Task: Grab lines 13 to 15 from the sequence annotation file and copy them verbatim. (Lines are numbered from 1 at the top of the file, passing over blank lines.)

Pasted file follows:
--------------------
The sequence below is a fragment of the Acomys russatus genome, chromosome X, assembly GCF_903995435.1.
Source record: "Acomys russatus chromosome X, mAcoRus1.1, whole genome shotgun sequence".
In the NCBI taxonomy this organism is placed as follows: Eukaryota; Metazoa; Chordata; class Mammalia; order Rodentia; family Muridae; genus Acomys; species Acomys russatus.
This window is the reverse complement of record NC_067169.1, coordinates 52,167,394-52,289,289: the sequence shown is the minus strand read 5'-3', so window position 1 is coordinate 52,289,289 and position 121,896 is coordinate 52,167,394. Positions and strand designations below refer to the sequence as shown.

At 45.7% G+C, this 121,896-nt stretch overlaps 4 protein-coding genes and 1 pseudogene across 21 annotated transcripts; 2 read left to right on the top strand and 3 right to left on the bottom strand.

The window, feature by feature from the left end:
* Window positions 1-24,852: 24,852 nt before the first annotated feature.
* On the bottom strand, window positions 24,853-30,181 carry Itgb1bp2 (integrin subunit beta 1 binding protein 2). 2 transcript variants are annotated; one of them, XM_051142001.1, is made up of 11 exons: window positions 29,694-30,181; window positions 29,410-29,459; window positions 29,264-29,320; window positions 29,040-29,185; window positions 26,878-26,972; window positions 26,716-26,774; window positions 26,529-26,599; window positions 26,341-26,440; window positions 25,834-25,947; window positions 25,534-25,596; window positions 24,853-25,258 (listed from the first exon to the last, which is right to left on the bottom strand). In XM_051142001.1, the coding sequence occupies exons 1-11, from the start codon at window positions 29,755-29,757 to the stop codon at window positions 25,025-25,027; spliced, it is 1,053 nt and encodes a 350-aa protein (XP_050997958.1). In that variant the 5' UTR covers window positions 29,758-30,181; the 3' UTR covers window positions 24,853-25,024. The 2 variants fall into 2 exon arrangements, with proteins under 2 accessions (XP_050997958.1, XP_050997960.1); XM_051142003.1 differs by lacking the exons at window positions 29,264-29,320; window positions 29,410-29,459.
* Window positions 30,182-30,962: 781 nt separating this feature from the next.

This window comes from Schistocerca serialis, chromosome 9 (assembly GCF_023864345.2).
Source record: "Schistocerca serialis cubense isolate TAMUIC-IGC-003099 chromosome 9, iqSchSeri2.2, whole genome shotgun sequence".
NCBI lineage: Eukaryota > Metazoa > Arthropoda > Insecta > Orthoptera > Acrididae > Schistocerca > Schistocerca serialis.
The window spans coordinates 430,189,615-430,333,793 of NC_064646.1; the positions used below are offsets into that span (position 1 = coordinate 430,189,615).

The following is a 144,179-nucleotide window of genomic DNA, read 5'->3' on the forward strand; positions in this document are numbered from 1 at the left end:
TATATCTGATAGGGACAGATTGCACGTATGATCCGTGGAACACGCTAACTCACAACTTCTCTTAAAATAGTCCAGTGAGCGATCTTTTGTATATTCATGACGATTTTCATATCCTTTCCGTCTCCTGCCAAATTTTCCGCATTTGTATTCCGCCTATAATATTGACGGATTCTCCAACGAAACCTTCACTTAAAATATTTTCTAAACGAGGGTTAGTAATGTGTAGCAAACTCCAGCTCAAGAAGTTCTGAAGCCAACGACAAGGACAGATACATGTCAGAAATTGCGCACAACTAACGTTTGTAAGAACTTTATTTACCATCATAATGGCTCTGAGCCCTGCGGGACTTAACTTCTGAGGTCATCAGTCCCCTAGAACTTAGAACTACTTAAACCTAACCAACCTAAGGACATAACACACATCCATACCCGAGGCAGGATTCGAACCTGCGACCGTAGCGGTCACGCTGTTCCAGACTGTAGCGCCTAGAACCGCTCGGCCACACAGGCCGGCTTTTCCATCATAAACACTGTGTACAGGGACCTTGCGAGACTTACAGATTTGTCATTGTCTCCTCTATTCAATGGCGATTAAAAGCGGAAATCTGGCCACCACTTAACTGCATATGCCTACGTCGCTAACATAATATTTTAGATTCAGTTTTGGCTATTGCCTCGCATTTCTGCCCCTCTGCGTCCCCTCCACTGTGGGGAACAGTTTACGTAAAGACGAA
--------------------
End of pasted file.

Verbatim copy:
The window spans coordinates 430,189,615-430,333,793 of NC_064646.1; the positions used below are offsets into that span (position 1 = coordinate 430,189,615).

The following is a 144,179-nucleotide window of genomic DNA, read 5'->3' on the forward strand; positions in this document are numbered from 1 at the left end:
TATATCTGATAGGGACAGATTGCACGTATGATCCGTGGAACACGCTAACTCACAACTTCTCTTAAAATAGTCCAGTGAGCGATCTTTTGTATATTCATGACGATTTTCATATCCTTTCCGTCTCCTGCCAAATTTTCCGCATTTGTATTCCGCCTATAATATTGACGGATTCTCCAACGAAACCTTCACTTAAAATATTTTCTAAACGAGGGTTAGTAATGTGTAGCAAACTCCAGCTCAAGAAGTTCTGAAGCCAACGACAAGGACAGATACATGTCAGAAATTGCGCACAACTAACGTTTGTAAGAACTTTATTTACCATCATAATGGCTCTGAGCCCTGCGGGACTTAACTTCTGAGGTCATCAGTCCCCTAGAACTTAGAACTACTTAAACCTAACCAACCTAAGGACATAACACACATCCATACCCGAGGCAGGATTCGAACCTGCGACCGTAGCGGTCACGCTGTTCCAGACTGTAGCGCCTAGAACCGCTCGGCCACACAGGCCGGCTTTTCCATCATAAACACTGTGTACAGGGACCTTGCGAGACTTACAGATTTGTCATTGTCTCCTCTATTCAATGGCGATTAAAAGCGGAAATCTGGCCACCACTTAACTGCATATGCCTACGTCGCTAACATAATATTTTAGATTCAGTTTTGGCTATTGCCTCGCATTTCTGCCCCTCTGCGTCCCCTCCACTGTGGGGAACAGTTTACGTAAAGACGAA